Divorce, Part 1: Should I Stay Or Is It Time To Go with Dr. Penelope Underwood | EU 2531 min read

August 17, 2020

Are you keeping emotions in for fear of being seen as imperfect? What happens when you are growing but your spouse is not? How do you know when to call it quits? In this podcast episode, Veronica Cisneros speaks to Dr. Penelope Underwood about making healthy choices for yourself in deciding whether or not to […]

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I am a licensed marriage and family therapist, marriage coach, course creator, retreat host, mother of 3, married for 23 years and host of the Empowered and Unapologetic podcast. 


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Are you keeping emotions in for fear of being seen as imperfect? What happens when you are growing but your spouse is not? How do you know when to call it quits?

In this podcast episode, Veronica Cisneros speaks to Dr. Penelope Underwood about making healthy choices for yourself in deciding whether or not to stay in your marriage.

Meet Dr. Penelope Underwood

Dr. Penelope Underwood has been a licensed clinical psychologist for close to 17 years. She studied at UCLA and Pepperdine then worked on the adolescent unit of an inpatient psychiatric hospital. She spent the majority of her career providing services in an adolescent group home and ran a small private practice. More recently, She has been running group therapy with an intensive outpatient population and is expanding her private practice. She is a single mom of two children and made that transition after a 20-year marriage.

Through all the challenges that her transition brought her, she learned a lot about herself and redefined who she is more authentically and congruent with her soul. Although this was not easy and admits it will always be a work in progress. She states, as with any transition comes an opportunity for growth, and that growth has afforded her the kind of happiness that makes this turn of the earth worth living. Her goal is to assist others in their transition so they get the same opportunity to live their best lives.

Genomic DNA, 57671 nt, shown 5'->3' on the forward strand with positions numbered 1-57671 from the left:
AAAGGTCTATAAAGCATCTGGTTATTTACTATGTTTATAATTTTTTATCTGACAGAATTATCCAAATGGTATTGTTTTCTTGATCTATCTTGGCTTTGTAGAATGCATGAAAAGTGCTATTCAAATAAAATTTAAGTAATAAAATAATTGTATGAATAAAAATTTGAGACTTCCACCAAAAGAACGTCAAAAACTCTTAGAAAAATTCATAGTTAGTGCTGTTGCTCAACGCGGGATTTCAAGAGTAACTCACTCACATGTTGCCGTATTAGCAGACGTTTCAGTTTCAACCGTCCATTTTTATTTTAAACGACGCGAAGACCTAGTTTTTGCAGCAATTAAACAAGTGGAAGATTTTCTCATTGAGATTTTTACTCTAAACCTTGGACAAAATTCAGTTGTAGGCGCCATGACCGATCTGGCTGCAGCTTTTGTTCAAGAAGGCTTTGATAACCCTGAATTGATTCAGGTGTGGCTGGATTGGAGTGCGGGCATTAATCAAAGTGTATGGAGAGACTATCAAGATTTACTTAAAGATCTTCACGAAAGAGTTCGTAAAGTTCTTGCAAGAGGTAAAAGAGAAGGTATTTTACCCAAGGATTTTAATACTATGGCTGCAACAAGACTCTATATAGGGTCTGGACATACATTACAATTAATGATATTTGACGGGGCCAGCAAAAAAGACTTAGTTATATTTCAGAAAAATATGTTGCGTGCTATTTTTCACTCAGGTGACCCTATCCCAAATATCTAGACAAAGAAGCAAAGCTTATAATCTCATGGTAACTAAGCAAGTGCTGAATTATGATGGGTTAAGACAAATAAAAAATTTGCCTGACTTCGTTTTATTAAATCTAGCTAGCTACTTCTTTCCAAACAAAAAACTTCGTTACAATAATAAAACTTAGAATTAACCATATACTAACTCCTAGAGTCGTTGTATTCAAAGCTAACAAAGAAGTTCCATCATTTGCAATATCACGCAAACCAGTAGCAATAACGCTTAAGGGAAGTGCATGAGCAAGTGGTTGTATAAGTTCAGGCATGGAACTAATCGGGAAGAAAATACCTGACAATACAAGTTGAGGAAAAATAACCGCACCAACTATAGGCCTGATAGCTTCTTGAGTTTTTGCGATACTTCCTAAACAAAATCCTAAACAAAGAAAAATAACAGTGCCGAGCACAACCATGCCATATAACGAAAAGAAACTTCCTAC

Visit Dr. Underwood’s website.

In This Podcast


  • The pressure to be perfect
  • When you are growing but your partner is not
  • Being assertive and authentic
  • Independent but also interdependent
  • How to know when to call it quits
  • Positively influencing your kids with your own healthy choices
  • Making healthy choices in other parts of your life

The pressure to be perfect

Many moms tend to feel pressured to attain some level of perfection, at least from an outside perspective. Even without that added pressure of striving to be ‘the perfect mom’, it can be challenging to balance all your roles in the household, and more so if you’re a working mom. This can get really overwhelming and you often end up losing part of your identity in the process as you’re constantly trying to fit into that mold created by society. This can be very problematic when things aren’t going so well at home because you’re less likely to be able to communicate your feelings effectively for fear of judgment and not being ‘perfect’.

When you are growing but your partner is not

I tried to get my partner to come with me. I invited him to the gym with me and to try to explore these hikes with me, and that wasn’t happening. Had he wanted to, we might have been able to grow together, and that would have been beautiful, that would have been ideal. But that wasn’t what he wanted. … Maybe at one point in our lives we were a better match, but at this point, we no longer were.